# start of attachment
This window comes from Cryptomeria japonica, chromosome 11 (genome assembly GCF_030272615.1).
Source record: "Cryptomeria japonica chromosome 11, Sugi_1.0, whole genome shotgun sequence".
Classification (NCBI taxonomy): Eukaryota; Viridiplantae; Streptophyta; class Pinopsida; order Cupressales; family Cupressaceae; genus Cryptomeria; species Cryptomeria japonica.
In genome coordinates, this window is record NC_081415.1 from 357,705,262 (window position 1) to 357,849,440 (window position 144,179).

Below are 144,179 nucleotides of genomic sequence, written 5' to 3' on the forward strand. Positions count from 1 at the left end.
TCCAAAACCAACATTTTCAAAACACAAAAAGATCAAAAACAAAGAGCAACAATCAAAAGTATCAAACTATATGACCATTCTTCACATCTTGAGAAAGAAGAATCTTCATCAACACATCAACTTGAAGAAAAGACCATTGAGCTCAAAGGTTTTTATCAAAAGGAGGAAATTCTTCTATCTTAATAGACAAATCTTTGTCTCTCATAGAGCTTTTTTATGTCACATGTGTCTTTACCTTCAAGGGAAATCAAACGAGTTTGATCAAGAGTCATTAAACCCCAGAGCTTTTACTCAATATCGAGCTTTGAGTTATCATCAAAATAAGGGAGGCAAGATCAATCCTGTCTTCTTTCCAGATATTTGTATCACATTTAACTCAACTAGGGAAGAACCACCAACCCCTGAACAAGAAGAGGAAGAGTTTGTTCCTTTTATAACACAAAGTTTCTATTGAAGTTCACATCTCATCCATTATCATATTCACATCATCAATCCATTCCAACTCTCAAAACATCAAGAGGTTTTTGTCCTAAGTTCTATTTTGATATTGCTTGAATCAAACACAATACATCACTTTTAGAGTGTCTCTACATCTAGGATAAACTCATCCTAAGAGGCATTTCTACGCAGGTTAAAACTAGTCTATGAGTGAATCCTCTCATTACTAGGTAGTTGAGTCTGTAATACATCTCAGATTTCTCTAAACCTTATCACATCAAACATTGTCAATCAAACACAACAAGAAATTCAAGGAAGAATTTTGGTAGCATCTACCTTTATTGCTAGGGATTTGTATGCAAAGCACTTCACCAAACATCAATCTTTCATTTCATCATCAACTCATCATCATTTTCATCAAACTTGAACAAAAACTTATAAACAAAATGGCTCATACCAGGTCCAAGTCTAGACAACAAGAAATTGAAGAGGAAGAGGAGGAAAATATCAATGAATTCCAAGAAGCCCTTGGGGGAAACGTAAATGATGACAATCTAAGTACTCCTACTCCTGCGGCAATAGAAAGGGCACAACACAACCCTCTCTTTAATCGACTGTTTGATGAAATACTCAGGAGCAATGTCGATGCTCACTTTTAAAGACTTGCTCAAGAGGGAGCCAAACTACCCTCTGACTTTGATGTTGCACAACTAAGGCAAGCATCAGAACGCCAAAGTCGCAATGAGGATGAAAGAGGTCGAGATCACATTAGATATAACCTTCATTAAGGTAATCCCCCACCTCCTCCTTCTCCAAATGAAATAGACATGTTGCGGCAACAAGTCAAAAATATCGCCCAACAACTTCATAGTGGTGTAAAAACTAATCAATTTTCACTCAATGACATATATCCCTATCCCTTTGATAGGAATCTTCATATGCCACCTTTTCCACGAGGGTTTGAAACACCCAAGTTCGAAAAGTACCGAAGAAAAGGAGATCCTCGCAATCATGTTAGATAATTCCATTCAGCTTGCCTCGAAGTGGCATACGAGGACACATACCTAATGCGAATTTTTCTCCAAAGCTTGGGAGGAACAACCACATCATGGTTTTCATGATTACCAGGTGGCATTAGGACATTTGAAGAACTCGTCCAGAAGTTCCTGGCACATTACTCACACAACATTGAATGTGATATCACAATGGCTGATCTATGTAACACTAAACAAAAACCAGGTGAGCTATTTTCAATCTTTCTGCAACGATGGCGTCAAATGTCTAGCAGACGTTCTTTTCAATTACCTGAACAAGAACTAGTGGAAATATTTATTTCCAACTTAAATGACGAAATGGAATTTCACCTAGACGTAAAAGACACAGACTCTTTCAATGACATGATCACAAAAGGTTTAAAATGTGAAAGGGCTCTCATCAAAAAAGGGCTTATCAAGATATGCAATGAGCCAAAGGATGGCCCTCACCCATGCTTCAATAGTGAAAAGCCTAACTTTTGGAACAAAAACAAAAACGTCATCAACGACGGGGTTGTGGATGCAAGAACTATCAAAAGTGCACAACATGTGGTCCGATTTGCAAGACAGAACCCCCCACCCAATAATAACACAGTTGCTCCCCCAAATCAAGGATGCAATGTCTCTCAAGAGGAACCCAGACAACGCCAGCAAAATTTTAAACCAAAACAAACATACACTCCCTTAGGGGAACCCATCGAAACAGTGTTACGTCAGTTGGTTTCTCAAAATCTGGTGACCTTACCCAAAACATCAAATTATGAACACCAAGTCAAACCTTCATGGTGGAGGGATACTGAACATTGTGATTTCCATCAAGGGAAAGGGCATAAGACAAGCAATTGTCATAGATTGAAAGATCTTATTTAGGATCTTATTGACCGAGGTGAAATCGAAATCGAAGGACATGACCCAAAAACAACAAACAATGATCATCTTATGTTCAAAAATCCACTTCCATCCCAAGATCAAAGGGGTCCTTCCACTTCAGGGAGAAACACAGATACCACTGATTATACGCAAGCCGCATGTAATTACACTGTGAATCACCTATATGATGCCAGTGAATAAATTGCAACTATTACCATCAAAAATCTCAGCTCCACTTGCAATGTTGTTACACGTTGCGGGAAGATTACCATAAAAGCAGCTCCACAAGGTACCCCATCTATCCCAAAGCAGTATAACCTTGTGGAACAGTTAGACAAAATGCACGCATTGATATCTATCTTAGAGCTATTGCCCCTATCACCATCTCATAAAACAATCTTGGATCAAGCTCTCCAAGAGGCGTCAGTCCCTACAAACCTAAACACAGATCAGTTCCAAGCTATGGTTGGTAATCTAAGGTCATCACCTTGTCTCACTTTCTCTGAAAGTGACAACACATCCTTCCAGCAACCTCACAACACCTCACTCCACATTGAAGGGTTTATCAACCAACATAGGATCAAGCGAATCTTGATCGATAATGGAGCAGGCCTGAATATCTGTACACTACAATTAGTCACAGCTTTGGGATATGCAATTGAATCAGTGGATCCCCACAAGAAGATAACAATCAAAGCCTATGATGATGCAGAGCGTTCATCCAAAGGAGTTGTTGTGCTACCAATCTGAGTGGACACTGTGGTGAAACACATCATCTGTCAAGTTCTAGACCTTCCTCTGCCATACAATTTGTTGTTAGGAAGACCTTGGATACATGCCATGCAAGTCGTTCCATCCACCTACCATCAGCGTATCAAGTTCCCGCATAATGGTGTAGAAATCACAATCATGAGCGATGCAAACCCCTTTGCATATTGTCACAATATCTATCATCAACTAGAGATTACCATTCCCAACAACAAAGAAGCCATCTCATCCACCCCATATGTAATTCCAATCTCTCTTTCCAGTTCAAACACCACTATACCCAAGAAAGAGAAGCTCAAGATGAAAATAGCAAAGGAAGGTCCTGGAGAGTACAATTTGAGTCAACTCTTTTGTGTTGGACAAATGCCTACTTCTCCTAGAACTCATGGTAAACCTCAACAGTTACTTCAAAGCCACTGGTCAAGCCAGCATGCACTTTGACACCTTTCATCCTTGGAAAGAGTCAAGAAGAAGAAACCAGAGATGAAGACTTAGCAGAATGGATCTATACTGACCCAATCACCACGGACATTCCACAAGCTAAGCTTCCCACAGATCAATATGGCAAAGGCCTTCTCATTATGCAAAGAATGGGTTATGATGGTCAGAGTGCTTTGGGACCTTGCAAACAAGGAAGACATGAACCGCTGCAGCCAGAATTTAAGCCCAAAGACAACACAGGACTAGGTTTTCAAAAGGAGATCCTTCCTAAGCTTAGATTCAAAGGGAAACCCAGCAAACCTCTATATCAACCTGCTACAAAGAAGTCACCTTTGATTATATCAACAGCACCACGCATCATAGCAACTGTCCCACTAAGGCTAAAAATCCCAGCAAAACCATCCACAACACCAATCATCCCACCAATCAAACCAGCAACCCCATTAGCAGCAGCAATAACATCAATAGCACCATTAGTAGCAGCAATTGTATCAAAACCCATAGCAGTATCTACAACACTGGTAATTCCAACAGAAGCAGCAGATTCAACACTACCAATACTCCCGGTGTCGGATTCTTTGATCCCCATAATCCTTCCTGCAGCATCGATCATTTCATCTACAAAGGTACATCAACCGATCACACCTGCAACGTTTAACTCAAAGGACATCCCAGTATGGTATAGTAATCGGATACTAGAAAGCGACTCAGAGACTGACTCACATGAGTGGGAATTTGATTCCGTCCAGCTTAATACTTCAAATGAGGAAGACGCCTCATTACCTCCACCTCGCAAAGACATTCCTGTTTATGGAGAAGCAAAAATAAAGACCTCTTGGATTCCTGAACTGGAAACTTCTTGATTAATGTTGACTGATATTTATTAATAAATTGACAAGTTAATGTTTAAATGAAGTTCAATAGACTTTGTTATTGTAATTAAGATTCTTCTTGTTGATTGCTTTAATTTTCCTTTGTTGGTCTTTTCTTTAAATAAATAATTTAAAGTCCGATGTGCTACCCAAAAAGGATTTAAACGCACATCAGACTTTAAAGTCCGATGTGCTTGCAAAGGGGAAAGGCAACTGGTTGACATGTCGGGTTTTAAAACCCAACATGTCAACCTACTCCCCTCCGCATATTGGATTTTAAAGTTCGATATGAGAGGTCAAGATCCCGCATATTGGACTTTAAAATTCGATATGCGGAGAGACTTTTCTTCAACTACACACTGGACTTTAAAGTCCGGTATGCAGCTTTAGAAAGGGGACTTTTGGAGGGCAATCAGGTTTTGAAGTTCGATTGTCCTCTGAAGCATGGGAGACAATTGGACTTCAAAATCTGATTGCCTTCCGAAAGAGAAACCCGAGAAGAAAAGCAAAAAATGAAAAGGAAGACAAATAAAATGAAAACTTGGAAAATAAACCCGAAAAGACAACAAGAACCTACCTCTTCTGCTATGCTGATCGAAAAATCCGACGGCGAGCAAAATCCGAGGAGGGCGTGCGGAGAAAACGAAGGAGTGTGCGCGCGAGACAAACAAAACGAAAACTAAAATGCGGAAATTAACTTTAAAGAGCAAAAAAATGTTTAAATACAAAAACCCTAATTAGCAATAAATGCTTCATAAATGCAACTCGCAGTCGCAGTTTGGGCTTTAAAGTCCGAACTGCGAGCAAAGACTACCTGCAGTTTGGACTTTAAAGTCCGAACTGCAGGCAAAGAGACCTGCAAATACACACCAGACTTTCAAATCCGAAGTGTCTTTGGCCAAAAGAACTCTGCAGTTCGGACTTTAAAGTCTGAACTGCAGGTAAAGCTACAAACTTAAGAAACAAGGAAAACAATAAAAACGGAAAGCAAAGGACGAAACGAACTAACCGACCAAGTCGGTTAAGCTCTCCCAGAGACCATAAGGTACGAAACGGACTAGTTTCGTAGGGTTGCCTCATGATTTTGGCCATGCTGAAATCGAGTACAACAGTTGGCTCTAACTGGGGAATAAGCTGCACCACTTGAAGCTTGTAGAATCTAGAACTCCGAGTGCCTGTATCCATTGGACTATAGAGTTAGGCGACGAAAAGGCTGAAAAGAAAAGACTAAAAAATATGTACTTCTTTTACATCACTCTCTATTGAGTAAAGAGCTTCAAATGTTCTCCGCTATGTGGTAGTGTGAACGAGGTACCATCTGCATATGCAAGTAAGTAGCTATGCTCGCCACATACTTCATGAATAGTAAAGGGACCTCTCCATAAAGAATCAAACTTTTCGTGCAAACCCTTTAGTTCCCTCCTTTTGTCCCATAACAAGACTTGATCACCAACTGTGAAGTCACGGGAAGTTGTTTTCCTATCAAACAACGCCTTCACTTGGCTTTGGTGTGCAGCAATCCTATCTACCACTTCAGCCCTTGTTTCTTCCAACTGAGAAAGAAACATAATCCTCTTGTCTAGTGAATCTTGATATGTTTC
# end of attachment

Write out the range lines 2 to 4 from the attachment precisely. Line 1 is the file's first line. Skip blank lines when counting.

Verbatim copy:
Source record: "Cryptomeria japonica chromosome 11, Sugi_1.0, whole genome shotgun sequence".
Classification (NCBI taxonomy): Eukaryota; Viridiplantae; Streptophyta; class Pinopsida; order Cupressales; family Cupressaceae; genus Cryptomeria; species Cryptomeria japonica.
In genome coordinates, this window is record NC_081415.1 from 357,705,262 (window position 1) to 357,849,440 (window position 144,179).